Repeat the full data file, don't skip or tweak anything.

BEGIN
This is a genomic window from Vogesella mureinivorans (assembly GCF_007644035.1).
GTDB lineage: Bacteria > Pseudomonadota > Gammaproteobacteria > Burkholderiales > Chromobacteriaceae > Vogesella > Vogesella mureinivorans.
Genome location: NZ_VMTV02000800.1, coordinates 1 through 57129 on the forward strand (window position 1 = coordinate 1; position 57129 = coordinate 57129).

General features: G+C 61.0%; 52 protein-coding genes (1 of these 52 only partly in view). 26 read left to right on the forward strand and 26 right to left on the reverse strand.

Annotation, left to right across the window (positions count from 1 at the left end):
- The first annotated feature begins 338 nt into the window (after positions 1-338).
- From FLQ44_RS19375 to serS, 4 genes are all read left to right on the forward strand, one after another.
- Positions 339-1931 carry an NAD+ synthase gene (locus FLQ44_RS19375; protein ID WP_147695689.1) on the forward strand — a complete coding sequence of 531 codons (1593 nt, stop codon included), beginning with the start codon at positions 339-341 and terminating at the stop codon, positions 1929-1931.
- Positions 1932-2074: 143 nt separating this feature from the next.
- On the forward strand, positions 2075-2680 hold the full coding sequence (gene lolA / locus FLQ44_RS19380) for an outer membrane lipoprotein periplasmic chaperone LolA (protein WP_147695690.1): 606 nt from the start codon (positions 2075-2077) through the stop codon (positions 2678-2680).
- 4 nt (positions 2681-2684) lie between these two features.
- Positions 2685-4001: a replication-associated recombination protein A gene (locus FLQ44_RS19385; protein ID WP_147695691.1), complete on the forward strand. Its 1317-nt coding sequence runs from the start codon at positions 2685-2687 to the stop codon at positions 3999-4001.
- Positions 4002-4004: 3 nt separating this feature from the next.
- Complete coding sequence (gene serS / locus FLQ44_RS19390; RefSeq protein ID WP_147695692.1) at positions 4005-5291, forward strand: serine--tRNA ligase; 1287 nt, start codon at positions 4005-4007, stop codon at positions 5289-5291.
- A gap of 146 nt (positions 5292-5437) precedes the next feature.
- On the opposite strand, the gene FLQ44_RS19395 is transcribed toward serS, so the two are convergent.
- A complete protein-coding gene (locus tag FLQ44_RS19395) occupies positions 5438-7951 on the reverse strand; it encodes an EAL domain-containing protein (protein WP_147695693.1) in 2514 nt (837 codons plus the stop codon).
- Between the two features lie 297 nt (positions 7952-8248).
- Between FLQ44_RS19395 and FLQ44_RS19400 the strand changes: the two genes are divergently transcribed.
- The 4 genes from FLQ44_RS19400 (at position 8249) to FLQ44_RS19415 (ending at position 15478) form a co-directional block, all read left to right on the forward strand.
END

This is a genomic window from Vogesella mureinivorans (assembly GCF_007644035.1).
GTDB lineage: Bacteria > Pseudomonadota > Gammaproteobacteria > Burkholderiales > Chromobacteriaceae > Vogesella > Vogesella mureinivorans.
Genome location: NZ_VMTV02000800.1, coordinates 1 through 57129 on the forward strand (window position 1 = coordinate 1; position 57129 = coordinate 57129).

General features: G+C 61.0%; 52 protein-coding genes (1 of these 52 only partly in view). 26 read left to right on the forward strand and 26 right to left on the reverse strand.

Annotation, left to right across the window (positions count from 1 at the left end):
- The first annotated feature begins 338 nt into the window (after positions 1-338).
- From FLQ44_RS19375 to serS, 4 genes are all read left to right on the forward strand, one after another.
- Positions 339-1931 carry an NAD+ synthase gene (locus FLQ44_RS19375; protein ID WP_147695689.1) on the forward strand — a complete coding sequence of 531 codons (1593 nt, stop codon included), beginning with the start codon at positions 339-341 and terminating at the stop codon, positions 1929-1931.
- Positions 1932-2074: 143 nt separating this feature from the next.
- On the forward strand, positions 2075-2680 hold the full coding sequence (gene lolA / locus FLQ44_RS19380) for an outer membrane lipoprotein periplasmic chaperone LolA (protein WP_147695690.1): 606 nt from the start codon (positions 2075-2077) through the stop codon (positions 2678-2680).
- 4 nt (positions 2681-2684) lie between these two features.
- Positions 2685-4001: a replication-associated recombination protein A gene (locus FLQ44_RS19385; protein ID WP_147695691.1), complete on the forward strand. Its 1317-nt coding sequence runs from the start codon at positions 2685-2687 to the stop codon at positions 3999-4001.
- Positions 4002-4004: 3 nt separating this feature from the next.
- Complete coding sequence (gene serS / locus FLQ44_RS19390; RefSeq protein ID WP_147695692.1) at positions 4005-5291, forward strand: serine--tRNA ligase; 1287 nt, start codon at positions 4005-4007, stop codon at positions 5289-5291.
- A gap of 146 nt (positions 5292-5437) precedes the next feature.
- On the opposite strand, the gene FLQ44_RS19395 is transcribed toward serS, so the two are convergent.
- A complete protein-coding gene (locus tag FLQ44_RS19395) occupies positions 5438-7951 on the reverse strand; it encodes an EAL domain-containing protein (protein WP_147695693.1) in 2514 nt (837 codons plus the stop codon).
- Between the two features lie 297 nt (positions 7952-8248).
- Between FLQ44_RS19395 and FLQ44_RS19400 the strand changes: the two genes are divergently transcribed.
- The 4 genes from FLQ44_RS19400 (at position 8249) to FLQ44_RS19415 (ending at position 15478) form a co-directional block, all read left to right on the forward strand.